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Boomers Were Milked for All They Were Worth

Boomers drank milk, every day. At breakfast, it was milk with cereal. During the school day there was a milk break and more milk with lunch. And a glass of milk accompanied every dinner. That’s just the way it was. Milk was the parents’ beverage of choice for kids throughout the 1950s and ’60s. Consumption started dropping in the 1970s, and has continued ever since. But what if our beverage of choice wasn’t exactly a choice? How did milk become so important to the parents of the Boomer Generation?

Our ancestors drank milk on occasion, but nowhere near the extent that boomers did. There were no government programs requiring milk in schools or ad campaigns reminding people of the nutritional value of milk. All that began to change during the Great Depression.

The government began boosting milk with a WPA ad campaign through Roosevelt’s New Deal with images of the benefits of drinking the white stuff. However, the main goal of this program was not to make healthier children, but to increase demand in order to boost a flailing dairy industry and keep people — including the WPA artists — working.

Federal Art Project, S. (1940) Milk — For Health, Good Teeth, Vitality, Endurance, Strong Bones. Ohio, 1940.

In 1940, the first government program was instituted, providing federal assistance to supply milk to school children in the Chicago area. This was an effort to boost nutrition and health, especially among poorer families. Children whose parents could not afford the penny for a half pint were given the milk free in a partnership of government and private organizations that footed the bill.

In 1946, the National School Lunch Act was signed into law by President Harry Truman. Having just fought a World War that relied on healthy young men to serve as soldiers, Congress was motivated to support a program for nutrition in schools as an important component to the health and well-being of the nation. It being Congress, the Act also encouraged consumption of nutritious domestic agricultural and dairy products that just happened to benefit their voting constituents. Included in the program was the mandate that each lunch contain between one half to two pints of whole milk.

Enter the Baby Boom
So the milk stage had been set before the first Baby Boomers arrived, but a technological advancement helped take milk to the boomer finish line: square milk cartons. Up until that point, milk was delivered in glass bottles or large metal canisters. Now, convenient quart or half-gallon cartons could be purchased and brought home, while schools could offer milk in half- and full pint containers. They no longer had to deal with bulk glass bottles that needed washing and storing.

This is the era Mister Boomer remembers. His school sold milk in half-pint glass bottles that had a cardboard stopper in the top. If a boomer was careful, he or she could lift the tab on the top and pull the stopper straight out. More often than not, the cardboard tab tore, so it took a little fussing to get the bottle open and still have time to drink it in the allotted break time. Mister Boomer was thrilled when the milk began to arrive in cool three-sided triangle-shaped cartons. A straw was attached to each carton that was used to puncture a designated hole.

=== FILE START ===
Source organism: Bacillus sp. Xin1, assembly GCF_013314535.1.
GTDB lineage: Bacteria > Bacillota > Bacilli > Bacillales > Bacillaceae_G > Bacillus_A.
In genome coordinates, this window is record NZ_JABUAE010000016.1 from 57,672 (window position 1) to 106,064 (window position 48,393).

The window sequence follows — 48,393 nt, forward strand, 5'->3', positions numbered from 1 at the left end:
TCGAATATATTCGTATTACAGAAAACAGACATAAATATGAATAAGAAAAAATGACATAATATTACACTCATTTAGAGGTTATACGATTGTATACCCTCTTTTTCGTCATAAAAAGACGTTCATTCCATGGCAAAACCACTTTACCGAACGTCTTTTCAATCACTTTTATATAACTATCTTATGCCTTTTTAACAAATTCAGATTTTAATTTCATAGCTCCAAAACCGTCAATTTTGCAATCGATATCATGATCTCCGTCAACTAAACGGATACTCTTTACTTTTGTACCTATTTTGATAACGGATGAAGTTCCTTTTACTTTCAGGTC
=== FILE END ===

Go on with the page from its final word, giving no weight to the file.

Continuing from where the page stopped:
The price of the half-pint was two cents in Mister Boomer’s earliest memories, jumping to five cents in a couple of years. His father, like all the other boomer fathers, gave Mister B and his siblings “milk money.” Despite the mandate and endorsement from parents, Mister Boomer was not a milk lover. He tolerated it in cereal, but when it came to drinking it straight, Mister B had two stipulations: first, it had to be ice cold; and second, if at all possible, it had to be chocolate milk. Fortunately, his parents agreed to let him have chocolate milk at school. Mister Boomer recalls the cases being delivered into the classroom. There were only three chocolate milk drinkers in his class of 30 kids. For years, Bosco and Nestle’s Quik saved him from the taste of plain white milk at home.

The beat went on in 1966 when President Lyndon Johnson signed the Child Nutrition Act that authorized a Special Milk Program. This Act incorporated the text from the National School Lunch Act of 1946 that provided free or low cost milk to children, regardless of whether their school participated in the federal child nutrition meal service programs. The government reimbursed schools for distributing milk. The result was that milk consumption increased by ten times since the dawn of the Baby Boomers.

After the Boomer Generation, milk wasn’t pushed on families as much as the previous three decades and consumption dropped. That’s when the dairy industry began its now-famous milk campaigns of the 1980s and ’90s. First was the Milk. It does a body good. campaign that, like Wonder bread in the decades before, stressed the bone-building calcium and protein aspects of building a strong body. That was followed by the got milk? campaign in 1993, that tried to put milk in the indispensable category for every home. The milk mustache off-shoot of that campaign — featuring loads of celebrities with milk mustaches — attempted to add a cool factor to drinking milk. Currently, the campaign is attempting to say milk is integrated into a healthy lifestyle with a Milk Life tagline. The dairy industry has spent over a billion dollars on advertising milk since the 1980s. And milk consumption continues to fall.